Myth No. 6 - Saying It Louder Makes It Clear

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        Myth No. 6 — Saying It Louder
        Makes It Clear
        By Mike Weiss, CGR, GMB, C A PS

                   e know those people                           resemble expectations. With this       cians; Frank Sinatra, Alexander       of specifics, they are uninterest-

         W         who really practice
                   repeating something
                                                                 type of failure, we often excuse
                                                                 poor communications by citing
                                                                                                        Scourby, Julie Andrews, Sam
                                                                                                        Elliott, Winston Churchill, FDR,
                                                                                                                                              ing though important and our
                                                                                                                                              brain yawns at too long a list.
        louder and possibly putting an                           too little time, too much to do,       Ronald Reagan, Ella Fitzgerald,       When combining written and
        “O” on the end of the word to                            workers not paying attention —         James Earl Ray, JFK and many          spoken instructions, review the
        aid being understood even in a                           you know, everyone except the          others. Some communicate well         written ones with the responsible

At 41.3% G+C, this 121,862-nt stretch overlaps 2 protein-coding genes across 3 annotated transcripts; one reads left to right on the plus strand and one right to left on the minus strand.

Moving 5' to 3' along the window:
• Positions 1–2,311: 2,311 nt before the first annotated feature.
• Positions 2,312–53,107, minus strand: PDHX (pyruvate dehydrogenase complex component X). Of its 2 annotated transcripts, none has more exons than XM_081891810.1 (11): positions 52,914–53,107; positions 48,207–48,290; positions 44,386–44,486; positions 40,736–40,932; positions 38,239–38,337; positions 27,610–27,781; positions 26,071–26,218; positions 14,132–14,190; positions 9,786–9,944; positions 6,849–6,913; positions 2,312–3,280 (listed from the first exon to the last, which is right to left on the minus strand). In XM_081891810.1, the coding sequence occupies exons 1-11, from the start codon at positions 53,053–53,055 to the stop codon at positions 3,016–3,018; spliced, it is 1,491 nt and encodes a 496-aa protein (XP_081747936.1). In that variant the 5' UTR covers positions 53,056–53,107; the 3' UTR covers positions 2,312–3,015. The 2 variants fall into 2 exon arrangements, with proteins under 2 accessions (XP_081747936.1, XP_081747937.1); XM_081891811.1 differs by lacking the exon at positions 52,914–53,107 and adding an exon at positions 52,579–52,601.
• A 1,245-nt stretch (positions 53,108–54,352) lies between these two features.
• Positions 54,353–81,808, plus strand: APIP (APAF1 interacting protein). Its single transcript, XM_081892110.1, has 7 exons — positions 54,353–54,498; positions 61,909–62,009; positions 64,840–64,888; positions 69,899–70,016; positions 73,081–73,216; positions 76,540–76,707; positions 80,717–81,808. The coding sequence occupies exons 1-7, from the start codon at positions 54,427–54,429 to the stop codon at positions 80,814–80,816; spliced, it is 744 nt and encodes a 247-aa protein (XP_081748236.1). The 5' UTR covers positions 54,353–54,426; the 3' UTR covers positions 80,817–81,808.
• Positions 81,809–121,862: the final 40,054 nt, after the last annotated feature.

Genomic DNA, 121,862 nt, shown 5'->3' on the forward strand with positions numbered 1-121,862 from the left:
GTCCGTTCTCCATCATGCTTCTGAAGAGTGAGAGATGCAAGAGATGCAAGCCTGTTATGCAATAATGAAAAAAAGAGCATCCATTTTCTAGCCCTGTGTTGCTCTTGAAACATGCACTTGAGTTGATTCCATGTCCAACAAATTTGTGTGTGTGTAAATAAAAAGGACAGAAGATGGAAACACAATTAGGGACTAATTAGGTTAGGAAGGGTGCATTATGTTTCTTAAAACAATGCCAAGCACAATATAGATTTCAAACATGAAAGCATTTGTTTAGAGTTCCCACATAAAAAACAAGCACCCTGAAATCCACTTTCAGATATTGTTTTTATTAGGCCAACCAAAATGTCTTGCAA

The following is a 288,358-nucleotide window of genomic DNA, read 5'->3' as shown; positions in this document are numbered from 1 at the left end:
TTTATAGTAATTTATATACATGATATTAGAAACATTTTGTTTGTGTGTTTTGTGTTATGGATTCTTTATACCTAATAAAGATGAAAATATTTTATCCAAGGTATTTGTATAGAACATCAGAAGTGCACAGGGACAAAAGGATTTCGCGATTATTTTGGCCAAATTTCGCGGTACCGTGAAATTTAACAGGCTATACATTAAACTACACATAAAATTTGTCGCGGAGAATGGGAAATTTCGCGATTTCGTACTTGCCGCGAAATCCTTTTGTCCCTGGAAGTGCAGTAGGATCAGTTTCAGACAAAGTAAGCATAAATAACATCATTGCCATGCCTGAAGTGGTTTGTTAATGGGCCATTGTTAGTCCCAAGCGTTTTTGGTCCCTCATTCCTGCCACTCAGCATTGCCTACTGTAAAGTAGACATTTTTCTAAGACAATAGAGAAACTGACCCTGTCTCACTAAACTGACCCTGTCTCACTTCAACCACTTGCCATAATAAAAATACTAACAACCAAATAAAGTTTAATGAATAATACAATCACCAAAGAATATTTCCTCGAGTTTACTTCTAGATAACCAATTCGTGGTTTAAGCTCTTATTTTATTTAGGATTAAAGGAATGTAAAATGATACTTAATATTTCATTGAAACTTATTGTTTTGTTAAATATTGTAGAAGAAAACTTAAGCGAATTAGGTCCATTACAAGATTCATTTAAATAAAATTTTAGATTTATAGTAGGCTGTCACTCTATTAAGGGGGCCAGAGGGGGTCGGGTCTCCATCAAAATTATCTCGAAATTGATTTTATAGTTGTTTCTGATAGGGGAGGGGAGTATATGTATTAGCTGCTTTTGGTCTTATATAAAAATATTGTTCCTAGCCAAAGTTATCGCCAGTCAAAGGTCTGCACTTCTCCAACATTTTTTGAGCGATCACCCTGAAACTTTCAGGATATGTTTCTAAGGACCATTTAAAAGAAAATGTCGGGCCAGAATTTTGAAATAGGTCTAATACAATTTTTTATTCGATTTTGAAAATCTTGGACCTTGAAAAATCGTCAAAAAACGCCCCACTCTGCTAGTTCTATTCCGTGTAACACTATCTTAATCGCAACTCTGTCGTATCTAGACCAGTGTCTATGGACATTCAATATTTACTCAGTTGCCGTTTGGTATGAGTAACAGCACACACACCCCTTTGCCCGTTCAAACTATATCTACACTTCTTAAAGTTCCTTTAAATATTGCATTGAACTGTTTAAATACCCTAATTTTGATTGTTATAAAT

different language. Some of the                          person in the mirror looking back      because of unusually clear and        parties and specifically ask for
        time we get by with very poor                            at you. What makes a good com-         distinctive voices — Scourby          understanding.
        communications; instructions                             municator?
        given without clear sequences, lit-                           Ah, good old communica-
        tle concern for safety and indig-                        tions, the art of distributing               When you communicate, concentrate
        nance when the results don’t                             information that is (or you
                                                                 thought it was) important to you.             on what you are going to say and
                                                                 Why is it we always think we are             watch your audience for expressions
                                                                 better at communicating with
                                                                 others than they are with us? I               that seem to say, “Oh, I get it” or
                                                                 never misunderstand what I am                    “What is he talking about?”
                                                                 thinking so why don’t others see
                                                                 what I am saying? Hear me out,
                                                                 listen to me, clear as mud, clean      narrated the Bible; Elliott and            If you believe someone isn’t
                                                                 the fog off your ears and all the      Ray with deep clear voices; Ella,     paying attention, ask them to
                                                                 other admonitions we used to           Julie Andrews and Sinatra have        repeat and explain the instruc-
                                                                 cover the fact that our message        very clear, pure and very flex-       tions back to you — this can
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